In late May, the German company Leipzig Ballet debuted Fusion, a multimedia production created by artist Harry Yeff and an extensive list of collaborators. Two composers, Gadi Sassoon and Teddy Riley, along with dramaturge Thilo Reinhardt, worked with Yeff on the music while Mario Schroder choreographed and Paul Zoller is credited with stage design. Oper Leipzig is hosting the production, which premiered on May 28 and runs through July 8, performed by the city’s acclaimed contemporary dance and ballet company.
In this long list of collaborators, one name is repeatedly touted in coverage of the work: AI. To give credit where it’s due, neither Oper Leipzig nor the ballet’s promotional materials call it an “AI ballet” in the same way no fewer than six publications do. Yeff, a neurodivergent artist, often experiments with voice technology in his work. Fusion explores the balance between humanity, AI, and nature, pulling inspiration from Plato’s concept of the divided self. Yeff used the technology to create synthetic voices for the ballet’s musical overtures.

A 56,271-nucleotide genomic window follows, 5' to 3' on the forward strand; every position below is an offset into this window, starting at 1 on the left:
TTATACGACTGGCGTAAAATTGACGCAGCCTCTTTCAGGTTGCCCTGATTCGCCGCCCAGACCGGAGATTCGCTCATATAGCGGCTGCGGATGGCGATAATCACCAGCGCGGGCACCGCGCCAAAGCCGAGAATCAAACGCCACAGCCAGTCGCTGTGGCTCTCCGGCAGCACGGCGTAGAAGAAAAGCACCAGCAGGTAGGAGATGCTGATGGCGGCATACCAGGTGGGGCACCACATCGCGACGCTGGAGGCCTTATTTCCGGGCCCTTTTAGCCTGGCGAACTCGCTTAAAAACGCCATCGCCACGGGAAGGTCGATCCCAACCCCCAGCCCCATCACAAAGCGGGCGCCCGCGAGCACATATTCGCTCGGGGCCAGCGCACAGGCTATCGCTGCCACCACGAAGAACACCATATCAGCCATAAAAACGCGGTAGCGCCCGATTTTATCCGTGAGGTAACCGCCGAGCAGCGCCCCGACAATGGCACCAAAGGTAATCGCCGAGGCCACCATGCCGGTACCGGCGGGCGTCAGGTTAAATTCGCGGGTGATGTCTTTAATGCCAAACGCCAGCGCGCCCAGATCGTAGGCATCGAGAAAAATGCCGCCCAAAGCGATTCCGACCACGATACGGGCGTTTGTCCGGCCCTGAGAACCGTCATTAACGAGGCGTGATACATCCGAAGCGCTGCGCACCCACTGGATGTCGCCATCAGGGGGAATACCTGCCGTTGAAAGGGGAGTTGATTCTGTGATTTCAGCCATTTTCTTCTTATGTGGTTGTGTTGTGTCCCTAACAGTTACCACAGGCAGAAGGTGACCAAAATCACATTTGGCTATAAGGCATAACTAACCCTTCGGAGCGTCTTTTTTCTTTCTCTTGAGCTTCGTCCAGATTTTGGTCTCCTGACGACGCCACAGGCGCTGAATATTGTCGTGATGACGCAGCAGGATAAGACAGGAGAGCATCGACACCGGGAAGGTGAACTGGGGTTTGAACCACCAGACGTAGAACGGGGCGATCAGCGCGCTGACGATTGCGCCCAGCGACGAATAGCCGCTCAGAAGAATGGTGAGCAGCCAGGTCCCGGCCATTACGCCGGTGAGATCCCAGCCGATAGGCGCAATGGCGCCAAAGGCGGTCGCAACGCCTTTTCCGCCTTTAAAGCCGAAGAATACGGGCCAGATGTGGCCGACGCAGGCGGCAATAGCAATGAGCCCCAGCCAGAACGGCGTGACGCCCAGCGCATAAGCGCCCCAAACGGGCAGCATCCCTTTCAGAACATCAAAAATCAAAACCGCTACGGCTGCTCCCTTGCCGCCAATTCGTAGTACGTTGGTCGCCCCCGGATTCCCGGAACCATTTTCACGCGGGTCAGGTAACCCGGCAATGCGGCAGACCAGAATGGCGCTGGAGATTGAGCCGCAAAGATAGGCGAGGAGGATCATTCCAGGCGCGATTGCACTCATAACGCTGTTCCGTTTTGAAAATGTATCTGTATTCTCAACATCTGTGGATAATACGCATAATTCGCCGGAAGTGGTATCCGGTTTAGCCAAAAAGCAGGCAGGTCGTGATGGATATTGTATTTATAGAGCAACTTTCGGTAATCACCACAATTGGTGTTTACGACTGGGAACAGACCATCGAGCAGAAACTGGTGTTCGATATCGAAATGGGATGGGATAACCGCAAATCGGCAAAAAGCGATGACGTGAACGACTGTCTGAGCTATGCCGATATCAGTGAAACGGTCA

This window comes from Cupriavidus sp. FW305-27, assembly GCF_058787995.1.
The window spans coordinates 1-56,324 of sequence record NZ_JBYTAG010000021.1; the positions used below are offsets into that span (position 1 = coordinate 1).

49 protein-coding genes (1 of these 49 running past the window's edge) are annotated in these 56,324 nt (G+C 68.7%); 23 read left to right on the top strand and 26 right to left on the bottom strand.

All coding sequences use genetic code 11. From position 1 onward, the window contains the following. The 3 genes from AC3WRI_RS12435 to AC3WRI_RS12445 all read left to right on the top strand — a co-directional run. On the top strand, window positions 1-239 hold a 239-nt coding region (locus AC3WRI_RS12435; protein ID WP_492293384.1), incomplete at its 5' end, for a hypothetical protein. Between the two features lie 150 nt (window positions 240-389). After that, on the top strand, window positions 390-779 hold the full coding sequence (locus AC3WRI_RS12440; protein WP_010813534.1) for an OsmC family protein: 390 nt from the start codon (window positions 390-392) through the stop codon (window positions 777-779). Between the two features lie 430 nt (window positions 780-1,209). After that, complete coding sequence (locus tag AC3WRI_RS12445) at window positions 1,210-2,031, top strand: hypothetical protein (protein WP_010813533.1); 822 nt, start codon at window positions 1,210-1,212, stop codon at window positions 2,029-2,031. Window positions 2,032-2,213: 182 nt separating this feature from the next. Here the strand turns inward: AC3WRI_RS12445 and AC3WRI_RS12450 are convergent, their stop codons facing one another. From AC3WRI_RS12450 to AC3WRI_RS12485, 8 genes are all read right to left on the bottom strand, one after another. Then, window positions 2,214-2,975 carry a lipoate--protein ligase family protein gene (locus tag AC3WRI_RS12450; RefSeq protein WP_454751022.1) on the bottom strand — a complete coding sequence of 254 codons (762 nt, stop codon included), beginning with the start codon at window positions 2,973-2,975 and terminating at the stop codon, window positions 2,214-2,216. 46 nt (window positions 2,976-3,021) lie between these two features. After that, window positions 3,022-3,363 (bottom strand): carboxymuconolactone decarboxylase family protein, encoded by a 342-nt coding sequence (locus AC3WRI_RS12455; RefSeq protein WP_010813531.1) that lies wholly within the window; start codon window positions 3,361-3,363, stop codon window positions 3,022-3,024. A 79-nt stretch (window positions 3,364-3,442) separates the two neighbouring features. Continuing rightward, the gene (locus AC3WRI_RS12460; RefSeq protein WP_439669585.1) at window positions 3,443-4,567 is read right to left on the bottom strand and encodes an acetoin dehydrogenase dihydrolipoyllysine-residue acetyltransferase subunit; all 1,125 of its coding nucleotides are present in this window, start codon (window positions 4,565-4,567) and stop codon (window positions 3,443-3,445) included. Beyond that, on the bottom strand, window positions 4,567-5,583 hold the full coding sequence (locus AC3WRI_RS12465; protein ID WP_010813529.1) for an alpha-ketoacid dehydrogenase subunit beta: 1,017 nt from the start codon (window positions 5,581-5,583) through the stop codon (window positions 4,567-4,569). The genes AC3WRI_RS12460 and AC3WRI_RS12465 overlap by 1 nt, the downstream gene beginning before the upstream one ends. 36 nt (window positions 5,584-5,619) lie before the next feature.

“As a neurodivergent director and coming from a working-class background, this feels like a moment to be trusted to fuse so many worlds into one work,” Yeff says. “It’s a sign there’s more openness for new kinds of expertise to be celebrated, regardless of where you come from.”
For ballet, a notoriously slow-to-evolve discipline, using AI in the creative process is newsworthy and—depending on who you ask—worth celebrating. Yeff’s own description of the work, “a timely reflection on the relationship between humanity and technology,” is both apt and uncommonly timely for the medium, especially considering that Leipzig Ballet has existed since the late-17th century. Whether it makes sense to call it an “AI ballet” when humans oversaw everything, including the hundreds of hours spent training generative models to contribute to the work, is a question we’d love to ask Yeff.